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Tomorrow sees the re-convening of bishops in Rome to consider marriage, divorce and sexuality. Last year’s meeting brought bitter disagreements out into the open and the rows have continued to simmer ever since
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Churches must do more to embrace “unconventional” families, bishops in England said this weekend at Masses to mark the feast of the Holy Family.
The Archbishop of Birmingham, Bernard Longley, said that the Church should be “slow to judge and quick to embrace” people who avoided church because they “they fear they are not perfect”.
“The family of the parish must always offer a place of welcome for those who no longer find themselves in stable or conventional family situations,” he said.
Those who had experienced family breakdown or had become estranged from their closest relatives were in special need of understanding and compassion, he said.
The Bishop of Nottingham, Malcolm McMahon, noted that following church teaching on marriage and family life was not easy. “I am well aware that living according to the teaching of the Church, which is rooted in that of Christ himself, on matters to do with relationships and marriage is not simple,” he said.
He also noted that families were under threat from war and migration, and from a society that no longer valued marriage in the traditional sense of a lifelong relationship between a man and a woman. But, he added, living a Christian life was made possible by the example of God’s love.
Both bishops looked forward to next October’s Synod of Bishops, convened by Pope Francis to discuss Church teaching on the family.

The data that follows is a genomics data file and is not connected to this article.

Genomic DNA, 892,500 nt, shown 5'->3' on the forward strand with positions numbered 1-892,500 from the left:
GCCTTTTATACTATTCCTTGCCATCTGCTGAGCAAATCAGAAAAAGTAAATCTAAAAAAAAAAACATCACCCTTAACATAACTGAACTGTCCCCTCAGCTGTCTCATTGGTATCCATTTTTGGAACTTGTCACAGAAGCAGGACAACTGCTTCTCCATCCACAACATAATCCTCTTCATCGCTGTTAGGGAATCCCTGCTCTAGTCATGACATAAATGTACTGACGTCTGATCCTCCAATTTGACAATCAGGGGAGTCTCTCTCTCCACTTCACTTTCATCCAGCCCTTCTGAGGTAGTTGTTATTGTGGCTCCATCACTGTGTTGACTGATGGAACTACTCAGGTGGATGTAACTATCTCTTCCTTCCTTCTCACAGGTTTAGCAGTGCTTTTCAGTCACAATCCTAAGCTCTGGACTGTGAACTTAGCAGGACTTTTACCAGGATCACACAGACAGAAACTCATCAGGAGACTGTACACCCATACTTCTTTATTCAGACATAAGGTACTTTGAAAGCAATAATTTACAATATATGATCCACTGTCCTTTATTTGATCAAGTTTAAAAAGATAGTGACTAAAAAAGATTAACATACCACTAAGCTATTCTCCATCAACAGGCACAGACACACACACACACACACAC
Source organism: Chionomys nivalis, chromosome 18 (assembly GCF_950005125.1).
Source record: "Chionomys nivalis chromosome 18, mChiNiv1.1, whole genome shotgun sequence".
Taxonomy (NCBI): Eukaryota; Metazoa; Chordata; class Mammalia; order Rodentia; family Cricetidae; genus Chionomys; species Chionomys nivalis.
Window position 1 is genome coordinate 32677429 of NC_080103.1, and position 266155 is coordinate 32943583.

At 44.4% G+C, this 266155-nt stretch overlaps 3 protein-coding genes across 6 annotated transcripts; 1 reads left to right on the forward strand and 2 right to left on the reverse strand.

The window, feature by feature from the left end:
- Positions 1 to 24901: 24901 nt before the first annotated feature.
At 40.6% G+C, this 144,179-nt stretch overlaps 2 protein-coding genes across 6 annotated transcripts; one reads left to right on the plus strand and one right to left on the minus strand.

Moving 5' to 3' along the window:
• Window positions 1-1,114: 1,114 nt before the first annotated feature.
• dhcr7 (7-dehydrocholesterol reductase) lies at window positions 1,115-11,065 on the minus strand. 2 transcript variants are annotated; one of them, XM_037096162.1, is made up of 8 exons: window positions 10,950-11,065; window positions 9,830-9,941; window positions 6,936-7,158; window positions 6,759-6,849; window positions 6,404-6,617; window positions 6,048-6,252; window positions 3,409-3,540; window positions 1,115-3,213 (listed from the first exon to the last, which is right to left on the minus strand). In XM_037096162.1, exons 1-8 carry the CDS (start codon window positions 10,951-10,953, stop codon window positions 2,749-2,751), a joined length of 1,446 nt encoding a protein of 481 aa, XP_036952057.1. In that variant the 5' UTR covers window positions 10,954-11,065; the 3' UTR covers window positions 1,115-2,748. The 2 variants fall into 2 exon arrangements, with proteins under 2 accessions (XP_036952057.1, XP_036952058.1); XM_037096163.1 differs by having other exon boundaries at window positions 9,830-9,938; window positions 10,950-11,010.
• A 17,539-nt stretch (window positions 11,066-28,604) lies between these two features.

Archbishop Longley said that preparations for the Synod had highlighted some of the difficulties faced by families.
Bishop McMahon added: “My prayer is that the work of the Synod will give all of us new inspiration as to how we can support and enrich family life.” He said the the Synod would “find new ways of deepening the way in which the Catholic Church cares for families, whatever their circumstances.”
Meanwhile the Bishop of Arundel and Brighton criticised society’s “limited image of family” as a unit of solely parents and children, rather than a structure that included grandparents, cousins, aunts and uncles.
Bishop Kieran Conry said in his homily yesterday that this narrower understanding was alienating, particularly at Christmas.
“What about people who do not have families and may be spending these days alone? Is Christmas not about them too? In fact, is it not possibly more about them, and including them?” he asked.
He urged people to involve their extended family in celebrations, particularly older people.
Archbishop Bernard Longley, pictured here at a Travellers' Mass in Walsingham, has said that the Church must defend families and be more welcoming Picture: ©Mazur/catholicchurch.org.uk